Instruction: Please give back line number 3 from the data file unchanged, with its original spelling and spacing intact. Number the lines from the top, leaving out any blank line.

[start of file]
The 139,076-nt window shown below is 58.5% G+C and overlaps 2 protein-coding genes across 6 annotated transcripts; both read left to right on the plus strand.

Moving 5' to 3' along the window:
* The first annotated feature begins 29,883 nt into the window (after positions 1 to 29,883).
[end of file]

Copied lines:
* The first annotated feature begins 29,883 nt into the window (after positions 1 to 29,883).